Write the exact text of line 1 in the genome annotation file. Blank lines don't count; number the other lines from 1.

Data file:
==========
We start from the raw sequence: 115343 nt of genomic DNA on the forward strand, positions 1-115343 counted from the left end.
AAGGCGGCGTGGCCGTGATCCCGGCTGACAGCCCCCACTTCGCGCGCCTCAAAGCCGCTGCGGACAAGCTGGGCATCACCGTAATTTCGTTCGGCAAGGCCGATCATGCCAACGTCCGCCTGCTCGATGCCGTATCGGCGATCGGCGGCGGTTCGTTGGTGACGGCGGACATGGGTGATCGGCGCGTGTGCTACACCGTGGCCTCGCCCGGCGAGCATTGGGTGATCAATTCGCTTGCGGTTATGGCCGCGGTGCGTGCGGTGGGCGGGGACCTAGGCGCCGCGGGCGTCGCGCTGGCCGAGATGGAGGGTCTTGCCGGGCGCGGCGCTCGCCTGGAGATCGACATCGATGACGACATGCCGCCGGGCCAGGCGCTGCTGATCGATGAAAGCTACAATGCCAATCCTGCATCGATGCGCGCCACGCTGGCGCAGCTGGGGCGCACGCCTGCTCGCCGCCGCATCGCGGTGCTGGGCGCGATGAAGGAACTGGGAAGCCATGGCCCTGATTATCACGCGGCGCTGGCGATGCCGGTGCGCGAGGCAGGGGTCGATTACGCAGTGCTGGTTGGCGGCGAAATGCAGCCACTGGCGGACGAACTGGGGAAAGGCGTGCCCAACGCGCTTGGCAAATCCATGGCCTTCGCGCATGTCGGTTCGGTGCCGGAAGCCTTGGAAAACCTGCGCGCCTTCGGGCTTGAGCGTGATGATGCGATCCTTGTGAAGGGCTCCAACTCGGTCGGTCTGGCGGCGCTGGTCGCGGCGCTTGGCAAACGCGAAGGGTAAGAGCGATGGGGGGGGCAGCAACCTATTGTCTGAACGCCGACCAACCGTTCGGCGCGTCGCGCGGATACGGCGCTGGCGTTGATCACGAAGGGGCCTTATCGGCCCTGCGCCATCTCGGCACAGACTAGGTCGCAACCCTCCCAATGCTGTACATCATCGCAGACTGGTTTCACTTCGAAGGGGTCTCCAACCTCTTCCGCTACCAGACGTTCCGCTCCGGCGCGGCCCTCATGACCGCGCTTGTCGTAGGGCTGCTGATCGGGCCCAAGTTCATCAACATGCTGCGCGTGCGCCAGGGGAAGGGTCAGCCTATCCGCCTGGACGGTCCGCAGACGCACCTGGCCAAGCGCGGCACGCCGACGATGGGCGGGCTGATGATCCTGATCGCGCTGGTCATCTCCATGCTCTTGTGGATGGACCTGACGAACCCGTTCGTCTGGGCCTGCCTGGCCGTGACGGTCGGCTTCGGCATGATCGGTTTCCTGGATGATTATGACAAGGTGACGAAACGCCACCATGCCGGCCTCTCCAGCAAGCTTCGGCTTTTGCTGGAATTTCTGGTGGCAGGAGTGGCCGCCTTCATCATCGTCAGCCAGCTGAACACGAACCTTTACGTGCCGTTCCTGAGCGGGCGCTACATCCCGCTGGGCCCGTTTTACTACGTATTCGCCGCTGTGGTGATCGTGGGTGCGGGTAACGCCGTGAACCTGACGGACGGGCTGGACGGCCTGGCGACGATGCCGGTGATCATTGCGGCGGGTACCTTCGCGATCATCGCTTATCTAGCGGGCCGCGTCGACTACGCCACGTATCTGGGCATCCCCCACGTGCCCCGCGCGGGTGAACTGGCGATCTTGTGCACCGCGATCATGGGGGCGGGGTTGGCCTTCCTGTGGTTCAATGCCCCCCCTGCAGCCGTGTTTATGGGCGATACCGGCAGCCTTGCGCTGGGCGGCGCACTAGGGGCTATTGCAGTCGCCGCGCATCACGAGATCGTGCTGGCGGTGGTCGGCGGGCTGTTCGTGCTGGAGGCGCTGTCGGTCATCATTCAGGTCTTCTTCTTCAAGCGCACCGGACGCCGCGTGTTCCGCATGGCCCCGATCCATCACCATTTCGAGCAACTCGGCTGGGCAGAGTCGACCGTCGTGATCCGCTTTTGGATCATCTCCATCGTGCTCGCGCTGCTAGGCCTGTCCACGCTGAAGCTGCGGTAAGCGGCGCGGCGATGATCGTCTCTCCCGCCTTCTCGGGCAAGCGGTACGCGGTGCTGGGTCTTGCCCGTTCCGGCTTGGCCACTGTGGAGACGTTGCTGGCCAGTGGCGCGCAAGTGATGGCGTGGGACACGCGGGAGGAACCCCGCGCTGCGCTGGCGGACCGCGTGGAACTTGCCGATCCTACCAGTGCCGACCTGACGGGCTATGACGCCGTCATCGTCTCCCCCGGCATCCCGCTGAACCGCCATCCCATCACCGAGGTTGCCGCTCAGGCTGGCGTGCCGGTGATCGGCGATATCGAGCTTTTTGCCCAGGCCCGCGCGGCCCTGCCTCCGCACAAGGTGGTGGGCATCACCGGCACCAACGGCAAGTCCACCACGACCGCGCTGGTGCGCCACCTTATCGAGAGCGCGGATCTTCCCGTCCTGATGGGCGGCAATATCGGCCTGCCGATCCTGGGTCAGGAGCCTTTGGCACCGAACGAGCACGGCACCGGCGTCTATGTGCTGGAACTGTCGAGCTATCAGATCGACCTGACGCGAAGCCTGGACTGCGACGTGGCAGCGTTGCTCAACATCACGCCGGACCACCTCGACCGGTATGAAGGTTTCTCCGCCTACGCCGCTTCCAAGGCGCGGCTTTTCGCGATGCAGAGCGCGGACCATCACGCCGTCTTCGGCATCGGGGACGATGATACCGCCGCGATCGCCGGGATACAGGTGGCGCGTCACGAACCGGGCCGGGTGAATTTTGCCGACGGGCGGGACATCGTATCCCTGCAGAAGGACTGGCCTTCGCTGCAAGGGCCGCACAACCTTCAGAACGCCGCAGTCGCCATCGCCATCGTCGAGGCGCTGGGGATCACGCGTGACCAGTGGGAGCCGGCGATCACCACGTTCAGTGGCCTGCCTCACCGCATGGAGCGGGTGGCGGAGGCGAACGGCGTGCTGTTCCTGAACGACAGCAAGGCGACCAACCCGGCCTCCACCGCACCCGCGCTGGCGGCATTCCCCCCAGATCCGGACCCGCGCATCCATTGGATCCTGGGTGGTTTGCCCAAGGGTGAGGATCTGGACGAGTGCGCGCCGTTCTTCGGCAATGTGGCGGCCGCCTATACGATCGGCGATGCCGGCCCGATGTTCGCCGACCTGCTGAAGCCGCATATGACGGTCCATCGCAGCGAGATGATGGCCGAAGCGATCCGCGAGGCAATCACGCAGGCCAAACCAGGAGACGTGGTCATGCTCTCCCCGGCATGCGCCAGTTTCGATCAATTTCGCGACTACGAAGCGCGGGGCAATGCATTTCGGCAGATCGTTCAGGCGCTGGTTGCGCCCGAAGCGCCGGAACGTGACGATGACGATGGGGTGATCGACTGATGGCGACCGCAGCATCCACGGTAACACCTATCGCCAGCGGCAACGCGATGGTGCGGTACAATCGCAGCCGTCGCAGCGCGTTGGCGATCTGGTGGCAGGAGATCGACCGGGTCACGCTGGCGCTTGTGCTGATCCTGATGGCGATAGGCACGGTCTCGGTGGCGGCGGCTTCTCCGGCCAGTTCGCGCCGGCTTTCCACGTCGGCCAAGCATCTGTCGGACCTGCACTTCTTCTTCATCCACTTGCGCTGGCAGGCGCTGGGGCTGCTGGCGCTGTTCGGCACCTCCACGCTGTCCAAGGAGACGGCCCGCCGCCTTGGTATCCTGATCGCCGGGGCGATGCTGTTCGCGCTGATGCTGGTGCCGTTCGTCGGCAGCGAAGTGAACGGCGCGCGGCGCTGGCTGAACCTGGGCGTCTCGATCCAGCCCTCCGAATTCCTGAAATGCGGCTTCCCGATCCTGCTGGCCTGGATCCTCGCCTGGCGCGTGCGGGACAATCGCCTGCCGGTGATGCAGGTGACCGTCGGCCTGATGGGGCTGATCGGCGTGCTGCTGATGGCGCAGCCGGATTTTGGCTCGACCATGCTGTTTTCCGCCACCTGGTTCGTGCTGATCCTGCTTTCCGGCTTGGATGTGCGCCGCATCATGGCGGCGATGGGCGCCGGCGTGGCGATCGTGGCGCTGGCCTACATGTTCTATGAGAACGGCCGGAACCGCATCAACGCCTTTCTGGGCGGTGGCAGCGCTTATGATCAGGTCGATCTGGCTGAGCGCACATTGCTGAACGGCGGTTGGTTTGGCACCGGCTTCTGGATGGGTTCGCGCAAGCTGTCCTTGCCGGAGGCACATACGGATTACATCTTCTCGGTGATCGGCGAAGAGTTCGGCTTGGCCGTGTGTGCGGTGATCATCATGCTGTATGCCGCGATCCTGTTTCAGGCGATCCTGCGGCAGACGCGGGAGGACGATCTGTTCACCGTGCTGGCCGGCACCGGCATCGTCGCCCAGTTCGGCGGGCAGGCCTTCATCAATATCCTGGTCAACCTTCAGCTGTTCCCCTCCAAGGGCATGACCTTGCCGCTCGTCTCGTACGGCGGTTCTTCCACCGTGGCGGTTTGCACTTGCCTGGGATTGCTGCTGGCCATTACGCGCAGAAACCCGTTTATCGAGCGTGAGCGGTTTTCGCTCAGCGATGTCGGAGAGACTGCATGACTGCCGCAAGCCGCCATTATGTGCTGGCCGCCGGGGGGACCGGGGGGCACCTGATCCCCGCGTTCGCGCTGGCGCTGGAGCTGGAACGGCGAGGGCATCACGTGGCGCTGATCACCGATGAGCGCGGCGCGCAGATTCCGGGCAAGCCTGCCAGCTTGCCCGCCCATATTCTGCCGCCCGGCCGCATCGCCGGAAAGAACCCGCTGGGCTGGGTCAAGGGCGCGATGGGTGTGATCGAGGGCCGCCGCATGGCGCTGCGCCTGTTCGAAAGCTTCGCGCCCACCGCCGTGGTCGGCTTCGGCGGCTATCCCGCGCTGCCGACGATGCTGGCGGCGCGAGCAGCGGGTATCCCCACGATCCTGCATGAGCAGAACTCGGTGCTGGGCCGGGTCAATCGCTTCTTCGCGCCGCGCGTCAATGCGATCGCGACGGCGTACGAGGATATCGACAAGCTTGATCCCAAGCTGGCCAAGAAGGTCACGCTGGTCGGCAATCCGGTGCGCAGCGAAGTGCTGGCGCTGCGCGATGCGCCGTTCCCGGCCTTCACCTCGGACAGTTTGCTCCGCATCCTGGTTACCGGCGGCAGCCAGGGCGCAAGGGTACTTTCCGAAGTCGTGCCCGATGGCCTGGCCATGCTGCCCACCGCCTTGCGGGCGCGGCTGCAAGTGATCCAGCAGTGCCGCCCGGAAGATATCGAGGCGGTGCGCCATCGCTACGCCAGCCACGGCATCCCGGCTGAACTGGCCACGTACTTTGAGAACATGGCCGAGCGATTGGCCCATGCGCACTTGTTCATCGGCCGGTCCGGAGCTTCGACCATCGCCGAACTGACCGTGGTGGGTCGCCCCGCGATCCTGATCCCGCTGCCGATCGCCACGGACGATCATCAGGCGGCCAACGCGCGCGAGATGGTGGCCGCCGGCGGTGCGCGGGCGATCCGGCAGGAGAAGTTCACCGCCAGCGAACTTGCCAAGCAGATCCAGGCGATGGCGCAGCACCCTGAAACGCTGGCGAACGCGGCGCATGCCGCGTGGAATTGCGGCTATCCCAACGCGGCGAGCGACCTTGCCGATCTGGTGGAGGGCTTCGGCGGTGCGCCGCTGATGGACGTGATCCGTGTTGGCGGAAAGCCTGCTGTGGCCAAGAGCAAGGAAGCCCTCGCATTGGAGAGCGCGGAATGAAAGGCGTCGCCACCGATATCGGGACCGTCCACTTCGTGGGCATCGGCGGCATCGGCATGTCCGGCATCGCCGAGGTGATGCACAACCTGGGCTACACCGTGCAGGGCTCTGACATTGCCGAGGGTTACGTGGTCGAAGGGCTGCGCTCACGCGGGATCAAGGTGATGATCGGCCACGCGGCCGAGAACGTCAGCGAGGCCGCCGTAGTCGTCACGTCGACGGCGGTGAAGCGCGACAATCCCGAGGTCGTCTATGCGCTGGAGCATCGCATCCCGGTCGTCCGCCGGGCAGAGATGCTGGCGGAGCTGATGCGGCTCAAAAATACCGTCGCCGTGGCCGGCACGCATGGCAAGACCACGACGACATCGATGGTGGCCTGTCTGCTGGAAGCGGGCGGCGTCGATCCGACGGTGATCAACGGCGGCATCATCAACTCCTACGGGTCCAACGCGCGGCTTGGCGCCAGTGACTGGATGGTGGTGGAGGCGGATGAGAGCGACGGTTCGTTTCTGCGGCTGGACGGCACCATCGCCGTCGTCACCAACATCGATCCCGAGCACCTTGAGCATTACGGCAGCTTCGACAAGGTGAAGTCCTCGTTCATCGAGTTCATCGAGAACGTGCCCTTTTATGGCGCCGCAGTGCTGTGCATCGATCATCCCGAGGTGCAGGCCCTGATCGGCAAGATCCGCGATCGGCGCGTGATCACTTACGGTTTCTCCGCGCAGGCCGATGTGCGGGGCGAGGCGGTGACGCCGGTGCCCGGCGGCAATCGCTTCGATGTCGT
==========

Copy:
We start from the raw sequence: 115343 nt of genomic DNA on the forward strand, positions 1-115343 counted from the left end.